Australia taxes their Rich People far more than the US but it’s still Not Enough to Pay for their Welfare State

Posted by PITHOCRATES - November 10th, 2012

Week in Review

With President Obama’s reelection some are saying it is a mandate to raise taxes on the rich.  Because he said all along that he wanted to tax the rich more.  And he won reelection.  Ergo, ipso facto, mandate.  But we should be careful about raising taxes.  For it seems our government is always raising taxes.  Or demanding that we need to raise taxes.  So the question is where does all this tax-raising end?  A new carbon tax?  A GST?  Well, Australia has both.  Yet they’re still talking about raising taxes (see States to eye online shopping for GST boost – Sydney Morning Herald posted 11/10/2012 on Canberra Hub).

State treasurers will this week consider calls to cut the GST-free threshold for goods bought from overseas online stores, in an attempt to bolster flagging revenues from the tax.

Under current rules, products costing less than $1000 that are privately purchased from overseas are not subject to GST, sparking complaints domestic retailers face an uneven playing field.

State governments – which receive the revenue raised by the GST – also miss out on about $600 million a year due to the threshold, and this foregone revenue is projected to rise as online shopping takes off…

NSW Treasurer Mike Baird, who wants the GST-free threshold to $30, will raise the issue as a “key consideration” at the meeting, a spokeswoman for Mr Baird said…

The simplest way to resolve the situation was to require foreign retailers selling into Australia to charge GST, he said.

Mr Greiner has also called for a debate on raising the GST’s rate from 10 per cent or broadening its base, but this was ruled out on Monday by the Treasurer, Wayne Swan.

Australia’s top marginal tax rate is 45% on incomes over $180,001 ($187,021 US).  They tax companies at 30%.  And capital gains, after some discounting and adjustments, they tax as income.  Whereas in the US the top marginal tax rate is 35% on incomes over $388,350.  The corporate tax rate is 35%.  And a capital gains tax of 15%.  Apart from the higher corporate tax rate, the Australians tax individuals far higher in Australia than the US taxes their individuals.  And yet it’s still not enough.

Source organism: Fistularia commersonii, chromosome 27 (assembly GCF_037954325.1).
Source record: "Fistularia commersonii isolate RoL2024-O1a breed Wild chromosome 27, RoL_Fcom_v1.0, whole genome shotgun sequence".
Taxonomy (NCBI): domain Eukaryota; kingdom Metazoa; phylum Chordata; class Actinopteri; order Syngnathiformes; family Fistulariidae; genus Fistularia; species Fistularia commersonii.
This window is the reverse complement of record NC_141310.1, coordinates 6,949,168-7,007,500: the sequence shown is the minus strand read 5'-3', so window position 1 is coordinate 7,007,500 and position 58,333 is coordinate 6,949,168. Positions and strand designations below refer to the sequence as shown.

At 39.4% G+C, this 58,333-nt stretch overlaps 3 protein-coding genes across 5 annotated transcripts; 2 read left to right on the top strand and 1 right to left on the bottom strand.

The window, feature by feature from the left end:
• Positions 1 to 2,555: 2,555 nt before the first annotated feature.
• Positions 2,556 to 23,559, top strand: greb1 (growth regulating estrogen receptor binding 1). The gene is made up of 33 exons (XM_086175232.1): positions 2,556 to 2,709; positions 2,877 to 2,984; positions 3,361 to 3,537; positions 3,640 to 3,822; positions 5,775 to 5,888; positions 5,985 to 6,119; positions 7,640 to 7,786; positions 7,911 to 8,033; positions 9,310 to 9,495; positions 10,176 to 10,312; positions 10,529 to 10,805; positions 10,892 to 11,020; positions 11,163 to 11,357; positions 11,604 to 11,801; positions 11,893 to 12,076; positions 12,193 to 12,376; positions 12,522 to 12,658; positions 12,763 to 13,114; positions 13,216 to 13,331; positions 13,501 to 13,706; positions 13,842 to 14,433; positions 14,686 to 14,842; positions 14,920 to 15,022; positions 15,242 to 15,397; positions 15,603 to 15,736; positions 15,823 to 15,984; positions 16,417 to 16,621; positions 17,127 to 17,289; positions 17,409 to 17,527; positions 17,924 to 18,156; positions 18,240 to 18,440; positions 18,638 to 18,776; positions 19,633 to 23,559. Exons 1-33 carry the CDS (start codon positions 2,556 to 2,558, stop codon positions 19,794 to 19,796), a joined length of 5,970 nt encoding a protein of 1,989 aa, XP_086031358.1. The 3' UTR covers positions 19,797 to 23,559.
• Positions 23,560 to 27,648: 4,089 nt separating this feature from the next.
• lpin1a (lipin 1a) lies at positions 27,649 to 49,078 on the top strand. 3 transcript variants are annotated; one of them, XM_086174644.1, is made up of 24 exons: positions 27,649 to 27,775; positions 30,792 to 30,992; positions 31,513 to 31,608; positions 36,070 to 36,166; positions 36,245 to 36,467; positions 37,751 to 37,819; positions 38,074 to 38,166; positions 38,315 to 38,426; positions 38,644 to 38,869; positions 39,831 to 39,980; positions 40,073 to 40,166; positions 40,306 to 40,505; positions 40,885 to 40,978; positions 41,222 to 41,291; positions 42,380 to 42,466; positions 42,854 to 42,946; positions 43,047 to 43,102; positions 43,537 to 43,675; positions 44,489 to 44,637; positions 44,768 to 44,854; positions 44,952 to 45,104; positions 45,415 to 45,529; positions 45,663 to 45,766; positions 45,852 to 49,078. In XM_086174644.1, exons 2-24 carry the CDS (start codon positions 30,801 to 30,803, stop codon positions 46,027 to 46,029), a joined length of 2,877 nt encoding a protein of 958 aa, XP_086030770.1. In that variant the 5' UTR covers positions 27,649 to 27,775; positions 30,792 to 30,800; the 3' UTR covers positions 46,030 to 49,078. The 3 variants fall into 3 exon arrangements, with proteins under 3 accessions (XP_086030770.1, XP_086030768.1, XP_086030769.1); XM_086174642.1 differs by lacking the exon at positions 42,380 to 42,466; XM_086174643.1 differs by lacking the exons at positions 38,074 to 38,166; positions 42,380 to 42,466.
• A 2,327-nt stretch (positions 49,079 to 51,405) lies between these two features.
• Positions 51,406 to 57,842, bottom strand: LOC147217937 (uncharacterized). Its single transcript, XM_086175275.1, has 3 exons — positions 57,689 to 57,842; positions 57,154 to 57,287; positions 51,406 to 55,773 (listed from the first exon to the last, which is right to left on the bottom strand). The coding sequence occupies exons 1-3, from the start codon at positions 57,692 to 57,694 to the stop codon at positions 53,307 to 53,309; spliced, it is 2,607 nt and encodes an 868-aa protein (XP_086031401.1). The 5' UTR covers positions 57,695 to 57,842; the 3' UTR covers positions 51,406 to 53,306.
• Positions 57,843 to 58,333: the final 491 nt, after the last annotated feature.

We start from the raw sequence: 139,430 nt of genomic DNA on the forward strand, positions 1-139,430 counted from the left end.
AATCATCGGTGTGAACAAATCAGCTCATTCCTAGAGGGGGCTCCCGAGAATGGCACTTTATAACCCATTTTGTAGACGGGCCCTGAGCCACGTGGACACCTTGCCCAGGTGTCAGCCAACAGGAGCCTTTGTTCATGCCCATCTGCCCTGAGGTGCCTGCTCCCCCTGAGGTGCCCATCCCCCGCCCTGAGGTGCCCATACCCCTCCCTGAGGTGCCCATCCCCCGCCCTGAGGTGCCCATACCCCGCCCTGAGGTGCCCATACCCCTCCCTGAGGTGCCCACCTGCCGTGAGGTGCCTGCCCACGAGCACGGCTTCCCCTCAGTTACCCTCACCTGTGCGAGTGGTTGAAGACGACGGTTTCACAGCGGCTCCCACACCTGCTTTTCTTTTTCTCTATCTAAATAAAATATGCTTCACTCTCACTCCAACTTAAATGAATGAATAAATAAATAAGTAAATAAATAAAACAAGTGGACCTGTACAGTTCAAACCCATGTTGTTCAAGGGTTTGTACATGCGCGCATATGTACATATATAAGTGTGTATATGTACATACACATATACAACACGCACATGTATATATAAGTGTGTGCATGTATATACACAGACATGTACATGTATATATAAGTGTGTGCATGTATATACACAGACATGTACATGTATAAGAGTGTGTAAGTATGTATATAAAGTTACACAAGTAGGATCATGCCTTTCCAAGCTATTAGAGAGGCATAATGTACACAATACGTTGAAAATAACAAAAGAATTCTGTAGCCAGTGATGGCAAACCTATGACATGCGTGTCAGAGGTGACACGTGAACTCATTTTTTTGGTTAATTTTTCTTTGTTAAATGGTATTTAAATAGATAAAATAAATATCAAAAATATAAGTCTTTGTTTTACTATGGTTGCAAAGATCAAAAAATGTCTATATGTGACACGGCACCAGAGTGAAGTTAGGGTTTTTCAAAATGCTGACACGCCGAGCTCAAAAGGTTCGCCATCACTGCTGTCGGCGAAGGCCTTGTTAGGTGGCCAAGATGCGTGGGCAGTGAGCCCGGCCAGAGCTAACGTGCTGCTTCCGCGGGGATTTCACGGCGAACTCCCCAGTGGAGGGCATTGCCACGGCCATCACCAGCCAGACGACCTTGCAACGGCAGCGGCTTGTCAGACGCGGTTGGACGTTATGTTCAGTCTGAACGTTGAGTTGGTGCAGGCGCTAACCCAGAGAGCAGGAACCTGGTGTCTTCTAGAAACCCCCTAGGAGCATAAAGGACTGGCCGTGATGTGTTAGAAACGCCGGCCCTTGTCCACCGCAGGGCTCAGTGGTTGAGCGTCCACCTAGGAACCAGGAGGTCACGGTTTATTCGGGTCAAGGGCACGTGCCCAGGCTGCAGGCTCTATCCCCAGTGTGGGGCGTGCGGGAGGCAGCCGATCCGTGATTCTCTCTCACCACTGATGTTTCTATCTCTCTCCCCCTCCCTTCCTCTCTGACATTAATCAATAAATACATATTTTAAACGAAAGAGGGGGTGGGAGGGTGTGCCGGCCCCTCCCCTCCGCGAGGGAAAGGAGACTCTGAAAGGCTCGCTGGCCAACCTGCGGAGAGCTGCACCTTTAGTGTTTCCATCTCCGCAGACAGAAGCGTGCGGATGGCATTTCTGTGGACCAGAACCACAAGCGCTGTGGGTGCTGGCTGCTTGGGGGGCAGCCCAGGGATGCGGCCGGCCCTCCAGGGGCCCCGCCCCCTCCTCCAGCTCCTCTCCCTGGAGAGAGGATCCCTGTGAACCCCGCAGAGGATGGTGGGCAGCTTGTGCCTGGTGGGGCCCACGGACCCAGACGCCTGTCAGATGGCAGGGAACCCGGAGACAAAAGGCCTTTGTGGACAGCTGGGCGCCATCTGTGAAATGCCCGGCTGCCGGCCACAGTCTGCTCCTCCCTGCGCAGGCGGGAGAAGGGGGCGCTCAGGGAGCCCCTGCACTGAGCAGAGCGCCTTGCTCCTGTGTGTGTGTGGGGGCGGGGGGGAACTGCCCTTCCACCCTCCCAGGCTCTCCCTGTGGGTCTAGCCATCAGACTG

On top of these higher tax rates are additional taxes.  Like the carbon tax.  And the goods and service tax (GST).  Which they are currently discussing ways of increasing to generate more tax revenue.  There’s an important lesson to learn here.  No matter how much government taxes their people it will never be enough.  For the unsustainable rising costs of a welfare state for an aging population will always exceed the tax revenue from an aging population.  Higher tax rates and new taxes are inevitable.  And for those states with national health care, cost cutting, longer wait times and service rationing are also inevitable.  Because however much they tax it will never be enough.

This is the future in America.  Because we’ve just added Obamacare even though we’re already suffering record budget deficits under the Obama administration.  And 4 years of anemic economic growth.  Which will only become more anemic with higher tax rates.  And new taxes.

The only way a state will ever pay for its welfare state is if they have a population that is getting younger such that there are always more people entering the workforce than leaving it.  Or by reducing the size of the welfare state to a size the current population growth rate can fund.  So the United States has two paths to solvency.  Start having a heck of a lot babies.  Or start slashing state benefits.  Or both.  Which would be a third option.  But the current option, increasing state spending with a declining birthrate, will not work.  No matter how much you tax rich people.

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